Following the recent announcement that employees will have the right to request flexible working from the moment they start a job under new Government proposals, what are the new employee rights under the new legislation.
The current position for flexible working
Employers can require staff to return to workplaces even where they have been working productively during the pandemic. This is because the place of work in contracts remains as the workplace and working from home has been a temporary solution during the pandemic.
Staff cannot assume they have a right to work from home even if they have shown that they can be productive. Parties can agree to change the place of work and many employers may face an increase in applications for flexible working on this basis.
There is no automatic right to work from home
While there is no automatic right to work from home, employment legislation provides a number of protections. Currently, employees with at least 26 weeks' service have the right to ask for flexible working which can include working from home for some or all of the time.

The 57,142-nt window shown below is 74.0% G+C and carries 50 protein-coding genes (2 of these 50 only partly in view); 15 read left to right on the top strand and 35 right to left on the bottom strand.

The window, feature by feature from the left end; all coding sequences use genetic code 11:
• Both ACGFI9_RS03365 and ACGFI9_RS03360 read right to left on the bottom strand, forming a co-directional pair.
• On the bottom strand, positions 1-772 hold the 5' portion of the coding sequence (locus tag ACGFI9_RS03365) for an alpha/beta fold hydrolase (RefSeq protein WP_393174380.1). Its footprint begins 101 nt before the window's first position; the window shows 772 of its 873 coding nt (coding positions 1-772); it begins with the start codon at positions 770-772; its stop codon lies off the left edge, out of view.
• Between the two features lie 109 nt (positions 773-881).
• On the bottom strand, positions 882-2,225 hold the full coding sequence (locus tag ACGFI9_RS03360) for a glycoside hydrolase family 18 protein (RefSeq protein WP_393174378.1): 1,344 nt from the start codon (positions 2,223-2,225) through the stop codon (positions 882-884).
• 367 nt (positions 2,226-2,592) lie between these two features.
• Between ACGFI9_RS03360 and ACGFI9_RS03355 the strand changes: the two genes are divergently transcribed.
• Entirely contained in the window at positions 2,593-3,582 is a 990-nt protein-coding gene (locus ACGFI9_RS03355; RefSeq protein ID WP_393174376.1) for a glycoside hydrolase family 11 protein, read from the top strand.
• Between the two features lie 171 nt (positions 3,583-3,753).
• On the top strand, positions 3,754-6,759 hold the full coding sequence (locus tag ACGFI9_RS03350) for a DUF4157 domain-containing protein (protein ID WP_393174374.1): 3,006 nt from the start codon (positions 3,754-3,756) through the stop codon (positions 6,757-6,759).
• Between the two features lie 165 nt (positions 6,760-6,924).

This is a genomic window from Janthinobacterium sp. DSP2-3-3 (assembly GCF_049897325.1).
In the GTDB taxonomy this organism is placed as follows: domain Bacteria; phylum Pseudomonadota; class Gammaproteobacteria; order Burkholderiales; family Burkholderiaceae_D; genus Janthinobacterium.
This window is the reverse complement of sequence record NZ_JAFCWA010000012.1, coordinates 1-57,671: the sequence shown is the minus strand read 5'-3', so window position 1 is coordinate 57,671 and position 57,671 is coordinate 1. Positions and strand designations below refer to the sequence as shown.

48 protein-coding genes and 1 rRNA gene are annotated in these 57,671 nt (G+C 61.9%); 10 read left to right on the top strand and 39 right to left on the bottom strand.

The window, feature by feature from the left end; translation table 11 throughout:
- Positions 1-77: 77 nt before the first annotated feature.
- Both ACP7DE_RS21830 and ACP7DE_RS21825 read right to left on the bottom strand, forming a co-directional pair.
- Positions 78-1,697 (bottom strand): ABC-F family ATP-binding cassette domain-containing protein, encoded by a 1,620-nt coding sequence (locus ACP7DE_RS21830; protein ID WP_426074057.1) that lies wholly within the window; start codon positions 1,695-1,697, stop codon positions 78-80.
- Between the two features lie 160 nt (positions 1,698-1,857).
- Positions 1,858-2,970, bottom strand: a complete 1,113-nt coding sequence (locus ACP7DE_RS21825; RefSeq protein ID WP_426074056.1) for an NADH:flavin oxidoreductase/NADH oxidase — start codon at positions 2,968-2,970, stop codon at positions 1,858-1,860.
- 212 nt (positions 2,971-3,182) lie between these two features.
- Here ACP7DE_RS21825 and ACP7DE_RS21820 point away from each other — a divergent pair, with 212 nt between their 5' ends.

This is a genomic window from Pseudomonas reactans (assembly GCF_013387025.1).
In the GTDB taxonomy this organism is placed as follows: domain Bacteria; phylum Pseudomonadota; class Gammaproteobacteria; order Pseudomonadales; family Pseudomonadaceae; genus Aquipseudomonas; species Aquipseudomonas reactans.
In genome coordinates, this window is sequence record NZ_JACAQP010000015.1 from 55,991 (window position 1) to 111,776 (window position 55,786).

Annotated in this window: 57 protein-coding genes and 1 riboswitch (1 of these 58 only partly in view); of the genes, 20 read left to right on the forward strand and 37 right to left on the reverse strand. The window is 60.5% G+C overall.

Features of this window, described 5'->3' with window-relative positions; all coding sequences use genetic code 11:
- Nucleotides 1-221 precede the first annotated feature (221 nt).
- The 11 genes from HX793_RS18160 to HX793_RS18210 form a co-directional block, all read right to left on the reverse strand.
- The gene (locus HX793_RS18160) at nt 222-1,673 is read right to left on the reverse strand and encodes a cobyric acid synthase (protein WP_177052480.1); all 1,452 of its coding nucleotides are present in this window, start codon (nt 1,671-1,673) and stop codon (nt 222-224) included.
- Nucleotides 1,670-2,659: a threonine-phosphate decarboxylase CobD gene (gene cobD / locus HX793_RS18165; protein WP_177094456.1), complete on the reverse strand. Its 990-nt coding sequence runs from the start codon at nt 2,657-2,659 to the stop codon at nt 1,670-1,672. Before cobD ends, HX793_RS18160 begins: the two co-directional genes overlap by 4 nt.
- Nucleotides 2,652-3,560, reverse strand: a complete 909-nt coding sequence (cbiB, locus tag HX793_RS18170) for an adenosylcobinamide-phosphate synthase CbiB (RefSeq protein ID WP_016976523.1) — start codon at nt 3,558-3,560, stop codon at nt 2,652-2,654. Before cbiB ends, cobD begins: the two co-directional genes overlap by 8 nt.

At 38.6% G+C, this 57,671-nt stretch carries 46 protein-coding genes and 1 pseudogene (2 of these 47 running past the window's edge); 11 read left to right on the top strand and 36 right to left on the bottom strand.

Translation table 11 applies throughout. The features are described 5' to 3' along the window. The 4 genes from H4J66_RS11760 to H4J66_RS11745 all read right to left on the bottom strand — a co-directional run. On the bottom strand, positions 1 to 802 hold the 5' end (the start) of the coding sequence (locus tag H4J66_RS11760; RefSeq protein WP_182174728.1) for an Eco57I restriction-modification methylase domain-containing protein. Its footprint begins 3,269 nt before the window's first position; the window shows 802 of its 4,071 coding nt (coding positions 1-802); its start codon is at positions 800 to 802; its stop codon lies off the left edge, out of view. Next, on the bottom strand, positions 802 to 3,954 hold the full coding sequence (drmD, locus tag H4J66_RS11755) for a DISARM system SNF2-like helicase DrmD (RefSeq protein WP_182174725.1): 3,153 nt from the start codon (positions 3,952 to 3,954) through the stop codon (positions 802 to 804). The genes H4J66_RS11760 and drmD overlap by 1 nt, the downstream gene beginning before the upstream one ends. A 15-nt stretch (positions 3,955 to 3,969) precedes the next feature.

Can employers refuse the right to work from home?
Employers are required to consider requests in a reasonable manner and can only refuse a request for one of the eight business reasons permitted by the legislation:
- The burden of additional costs
- A detrimental effect on the ability to meet customer demand
- An inability to reorganise work among other employees
- An inability to recruit additional employees
- A detrimental effect on quality
- A detrimental effect on performance
- Insufficient work at the times when the employee proposes to work
- Planned structural changes
New qualifying period
Whilst the Department for Business, Energy and Industrial Strategy has recently announced plans to potentially extend the right to request flexible working, it should be noted that the proposal only removes the 26-week qualifying service period, allowing all employees to make a request from day one.
It does not confer any greater right on employees to work flexibly, and employers will still be able to reject requests in the same way they can presently. This is a step in the right direction but perhaps not the huge stride that it first appears to be.
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